Rehabilitating Damaged Ecosystems

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Videos & Films


John Chester (Laurie David, Erica Messer, and Sandra Keats). “Biggest Little Farm.” 2018 
An award-winning documentary about the 8-year journey of John and Molly Chester who transformed 200 acres of degraded farmland into a thriving sustainable farm called Apricot Lane Farm located in Moorpark, California, near Los Angeles.

John D. Liu. “Green Gold.” 2012 
A 47-minute video demonstrating the rehabilitation of large-scale damaged ecosystems in China, Africa, South America and the Middle East, and the enormous benefits for people and planet.

John D Liu. “Hope in a Changing Climate.” 2013 
A 30-minute video demonstrating the successful restoration of degraded landscapes in China’s Loess Plateau, Rwanda, and Ethiopia to restore soil health, water security, and ecosystems.

Advocacy & Educational NGOs


None listed yet.

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Judith D. Schwartz. Water in Plain Sight: Hope for a Thirsty World. New York, St. Martin’s Press, 2016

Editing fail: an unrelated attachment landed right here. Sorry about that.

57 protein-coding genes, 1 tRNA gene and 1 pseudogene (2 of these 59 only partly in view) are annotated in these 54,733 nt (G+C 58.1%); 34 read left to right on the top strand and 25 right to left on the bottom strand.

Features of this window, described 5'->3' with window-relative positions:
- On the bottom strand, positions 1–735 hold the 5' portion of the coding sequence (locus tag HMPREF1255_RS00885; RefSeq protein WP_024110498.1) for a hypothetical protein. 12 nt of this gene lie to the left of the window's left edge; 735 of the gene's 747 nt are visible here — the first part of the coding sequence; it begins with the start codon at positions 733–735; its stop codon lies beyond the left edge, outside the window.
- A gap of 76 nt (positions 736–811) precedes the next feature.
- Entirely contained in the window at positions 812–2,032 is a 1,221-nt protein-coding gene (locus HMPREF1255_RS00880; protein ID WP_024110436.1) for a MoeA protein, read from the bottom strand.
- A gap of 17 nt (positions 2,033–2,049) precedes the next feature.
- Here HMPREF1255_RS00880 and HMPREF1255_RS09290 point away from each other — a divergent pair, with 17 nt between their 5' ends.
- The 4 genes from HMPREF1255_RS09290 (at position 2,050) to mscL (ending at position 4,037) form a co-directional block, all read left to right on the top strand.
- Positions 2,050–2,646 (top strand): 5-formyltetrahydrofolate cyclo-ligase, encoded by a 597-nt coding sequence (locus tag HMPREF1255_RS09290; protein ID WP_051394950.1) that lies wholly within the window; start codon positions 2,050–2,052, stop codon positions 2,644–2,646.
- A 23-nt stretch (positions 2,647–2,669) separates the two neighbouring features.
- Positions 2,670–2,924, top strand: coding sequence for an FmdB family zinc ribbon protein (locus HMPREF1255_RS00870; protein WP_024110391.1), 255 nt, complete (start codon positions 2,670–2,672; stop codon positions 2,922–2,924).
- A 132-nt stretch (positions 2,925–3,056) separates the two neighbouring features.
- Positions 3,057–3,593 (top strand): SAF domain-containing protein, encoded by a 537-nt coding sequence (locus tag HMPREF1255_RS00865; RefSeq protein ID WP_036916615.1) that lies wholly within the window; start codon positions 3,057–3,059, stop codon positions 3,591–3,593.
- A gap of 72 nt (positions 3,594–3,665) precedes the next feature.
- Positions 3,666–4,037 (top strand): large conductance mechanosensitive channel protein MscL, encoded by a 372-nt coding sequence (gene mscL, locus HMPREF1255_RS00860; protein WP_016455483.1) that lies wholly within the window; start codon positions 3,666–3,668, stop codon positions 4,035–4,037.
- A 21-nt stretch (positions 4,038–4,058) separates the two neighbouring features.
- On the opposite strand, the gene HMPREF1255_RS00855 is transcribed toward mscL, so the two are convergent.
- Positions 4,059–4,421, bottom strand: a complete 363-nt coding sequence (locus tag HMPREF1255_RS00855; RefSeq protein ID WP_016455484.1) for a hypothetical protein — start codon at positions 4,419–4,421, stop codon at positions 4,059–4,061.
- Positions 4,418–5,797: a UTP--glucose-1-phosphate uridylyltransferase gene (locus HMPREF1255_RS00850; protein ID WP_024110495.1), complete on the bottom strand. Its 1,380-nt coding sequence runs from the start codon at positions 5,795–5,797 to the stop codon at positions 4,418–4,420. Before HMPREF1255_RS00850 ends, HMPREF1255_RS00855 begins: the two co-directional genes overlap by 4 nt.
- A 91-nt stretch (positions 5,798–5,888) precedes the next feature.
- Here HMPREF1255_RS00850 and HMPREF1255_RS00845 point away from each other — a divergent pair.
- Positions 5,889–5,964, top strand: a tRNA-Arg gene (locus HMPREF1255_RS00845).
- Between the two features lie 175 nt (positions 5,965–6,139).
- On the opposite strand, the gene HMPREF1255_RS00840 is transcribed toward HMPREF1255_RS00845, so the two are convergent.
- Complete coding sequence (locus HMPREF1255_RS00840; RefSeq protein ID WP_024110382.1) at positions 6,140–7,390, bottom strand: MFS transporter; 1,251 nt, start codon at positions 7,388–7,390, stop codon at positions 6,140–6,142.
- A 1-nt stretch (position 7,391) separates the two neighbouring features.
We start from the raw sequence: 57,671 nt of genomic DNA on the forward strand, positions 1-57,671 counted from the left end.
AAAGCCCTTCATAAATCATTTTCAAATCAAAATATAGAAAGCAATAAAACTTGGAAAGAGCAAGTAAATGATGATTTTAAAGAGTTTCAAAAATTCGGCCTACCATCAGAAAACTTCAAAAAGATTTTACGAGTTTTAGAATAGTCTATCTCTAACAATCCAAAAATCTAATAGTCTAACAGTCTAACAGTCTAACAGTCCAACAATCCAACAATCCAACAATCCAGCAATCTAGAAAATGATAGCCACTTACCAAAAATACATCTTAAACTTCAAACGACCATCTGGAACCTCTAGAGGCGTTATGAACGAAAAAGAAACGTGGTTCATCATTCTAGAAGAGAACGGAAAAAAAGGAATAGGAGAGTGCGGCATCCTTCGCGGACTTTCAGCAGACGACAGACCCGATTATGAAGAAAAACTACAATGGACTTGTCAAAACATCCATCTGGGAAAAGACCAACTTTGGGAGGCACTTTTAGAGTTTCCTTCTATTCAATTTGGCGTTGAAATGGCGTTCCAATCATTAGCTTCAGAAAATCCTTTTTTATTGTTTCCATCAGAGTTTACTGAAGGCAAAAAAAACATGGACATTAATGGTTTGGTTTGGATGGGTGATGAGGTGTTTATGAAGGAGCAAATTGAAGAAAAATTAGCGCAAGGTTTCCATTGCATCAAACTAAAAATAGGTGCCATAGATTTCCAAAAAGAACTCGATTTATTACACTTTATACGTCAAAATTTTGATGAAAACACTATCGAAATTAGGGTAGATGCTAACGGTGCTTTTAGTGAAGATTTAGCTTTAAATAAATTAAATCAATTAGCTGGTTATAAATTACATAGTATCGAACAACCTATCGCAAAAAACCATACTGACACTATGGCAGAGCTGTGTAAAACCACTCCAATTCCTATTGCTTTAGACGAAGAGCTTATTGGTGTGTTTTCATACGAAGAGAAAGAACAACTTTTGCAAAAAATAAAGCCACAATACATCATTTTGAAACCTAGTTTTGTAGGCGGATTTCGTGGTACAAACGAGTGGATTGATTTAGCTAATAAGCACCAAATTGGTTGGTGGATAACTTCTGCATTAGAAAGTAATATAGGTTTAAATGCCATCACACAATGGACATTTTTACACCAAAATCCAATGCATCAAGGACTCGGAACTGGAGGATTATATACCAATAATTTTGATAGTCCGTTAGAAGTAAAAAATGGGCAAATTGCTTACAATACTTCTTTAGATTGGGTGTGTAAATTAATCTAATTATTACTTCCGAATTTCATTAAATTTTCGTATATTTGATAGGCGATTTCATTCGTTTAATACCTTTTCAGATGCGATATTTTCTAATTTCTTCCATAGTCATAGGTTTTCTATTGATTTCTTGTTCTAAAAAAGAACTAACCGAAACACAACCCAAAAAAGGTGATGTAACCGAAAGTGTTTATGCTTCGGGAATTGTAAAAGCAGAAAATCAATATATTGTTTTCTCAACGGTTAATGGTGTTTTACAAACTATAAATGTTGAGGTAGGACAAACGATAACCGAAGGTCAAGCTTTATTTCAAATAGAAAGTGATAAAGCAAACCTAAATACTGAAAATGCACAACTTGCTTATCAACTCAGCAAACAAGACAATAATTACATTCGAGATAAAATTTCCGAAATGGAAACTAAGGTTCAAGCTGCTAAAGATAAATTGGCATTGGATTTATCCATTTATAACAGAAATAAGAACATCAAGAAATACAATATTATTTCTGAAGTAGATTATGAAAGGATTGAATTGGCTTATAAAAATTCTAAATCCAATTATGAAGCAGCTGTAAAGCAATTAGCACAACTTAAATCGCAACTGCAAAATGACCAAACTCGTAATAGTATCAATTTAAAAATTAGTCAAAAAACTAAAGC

This essential book highlights the importance of looking at water through the lens of Earth’s natural and farming ecosystems. The movement of water is dependent upon the health of our land and climate. By repairing Earth’s natural ecosystems and landscapes, we repair the water cycle and move to reduce effects of climate change.

Journal Articles


Schwartz. Soil as Carbon Storehouse: New Weapon in Climate Fight? Yale Environment 360. March 4, 2014 
Earth’s soils have lost 50 to 70 percent of their original carbon stock, causing a huge increase in atmospheric carbon dioxide. Soil scientists find land-restoration programs in places like the North American prairie, the North China plain, and the desert interior of Australia can help put carbon back into the soil. Doing so is vital to offset fossil fuel emissions and to feed the world’s growing human population.